Authors Guideline


OASP is an independent international publisher that publishes some multidisciplinary peer-reviewed journal covering a wide range of academic disciplines. Before submitting your manuscript, please read and follow these instructions carefully; doing so will ensure that the publication of your manuscript is as rapid and efficient as possible.


OASP can now accept manuscripts prepared in the following template format through the online system named Manuscript Submit System. You can track your manuscript by clicking hear (Online Journal Tracking System-OJTS). Please note that, after opening this link, you can track your manuscript using Paper ID, Username and Password after selecting Paper Status tab from the menu below the login panel.


Authors may download a MS Word template by clicking here.


Manuscripts submitted to our journal must be written in English. Papers accepted for publication vary up to 20 pages. The main text usually can be divided into separated sections, organised by Introduction, Materials and Methods, Results, Discussion and Conclusion.


The paper title should be brief, specific, and informative with no more than 20 words.


Full names for all authors should be given; the names of multiple authors are separated by a comma; provide the full affiliation for each author including academic Affiliation, University, Country, Tel, E-mail (optional); Email address is mandatory for the corresponding author.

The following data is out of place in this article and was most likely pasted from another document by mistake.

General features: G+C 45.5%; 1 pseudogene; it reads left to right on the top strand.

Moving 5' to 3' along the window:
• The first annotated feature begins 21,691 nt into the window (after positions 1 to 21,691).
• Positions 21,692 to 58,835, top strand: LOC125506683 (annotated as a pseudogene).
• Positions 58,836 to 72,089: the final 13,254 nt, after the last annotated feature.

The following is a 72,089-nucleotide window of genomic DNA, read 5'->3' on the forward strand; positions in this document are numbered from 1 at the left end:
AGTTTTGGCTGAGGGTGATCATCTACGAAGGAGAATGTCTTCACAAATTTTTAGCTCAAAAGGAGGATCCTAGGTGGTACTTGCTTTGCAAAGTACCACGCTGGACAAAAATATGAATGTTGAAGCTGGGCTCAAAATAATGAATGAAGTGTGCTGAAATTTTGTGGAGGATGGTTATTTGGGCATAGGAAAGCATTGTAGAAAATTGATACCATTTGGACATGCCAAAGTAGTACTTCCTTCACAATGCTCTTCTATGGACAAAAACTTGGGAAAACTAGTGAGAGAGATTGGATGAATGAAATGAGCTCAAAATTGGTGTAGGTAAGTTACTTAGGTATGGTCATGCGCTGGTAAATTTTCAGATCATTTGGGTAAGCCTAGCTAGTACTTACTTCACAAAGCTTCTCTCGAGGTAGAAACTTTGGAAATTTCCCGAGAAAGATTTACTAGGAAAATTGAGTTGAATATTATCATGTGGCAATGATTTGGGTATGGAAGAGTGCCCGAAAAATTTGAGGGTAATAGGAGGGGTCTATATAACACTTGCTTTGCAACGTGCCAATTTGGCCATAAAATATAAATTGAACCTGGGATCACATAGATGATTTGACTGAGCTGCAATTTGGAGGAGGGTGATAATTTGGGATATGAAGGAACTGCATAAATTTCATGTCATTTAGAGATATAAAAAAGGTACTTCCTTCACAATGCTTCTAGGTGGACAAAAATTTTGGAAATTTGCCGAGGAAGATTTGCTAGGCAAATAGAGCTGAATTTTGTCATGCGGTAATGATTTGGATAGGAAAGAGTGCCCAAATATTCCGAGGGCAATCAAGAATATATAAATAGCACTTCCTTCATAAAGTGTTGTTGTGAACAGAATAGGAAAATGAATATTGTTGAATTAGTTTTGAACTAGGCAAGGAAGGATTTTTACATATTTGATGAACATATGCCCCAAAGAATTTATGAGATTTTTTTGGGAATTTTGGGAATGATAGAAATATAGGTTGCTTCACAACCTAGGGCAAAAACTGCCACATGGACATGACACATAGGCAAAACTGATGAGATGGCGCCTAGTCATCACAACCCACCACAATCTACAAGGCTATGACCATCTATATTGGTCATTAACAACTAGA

An abstract is a brief, accurate, and comprehensive summary of the contents of the article without added interpretation or criticism. In preparing the abstract, it is important to keep the sentences short and simple by covering just one topic each and excluding irrelevant information. Nevertheless, an abstract should be informative by presenting the quantitative and/or qualitative information contained in the document. The abstract should be a single paragraph of generally no more than 200 words.


Key words are important words/concepts found in your manuscript that include 3–8 key words or short phrases for indexing


Provide a brief overview of the scope and relevance of the research, especially with regard to previous advancements in related fields


There is no specific page limit, but a key concept is to keep this section as concise as you possibly can. Describe the methodology completely, including sample collection, processing, lab analysis, statistical tests used for data analysis etc. Materials and methods may be reported under separate subheadings within this section or can be incorporated together.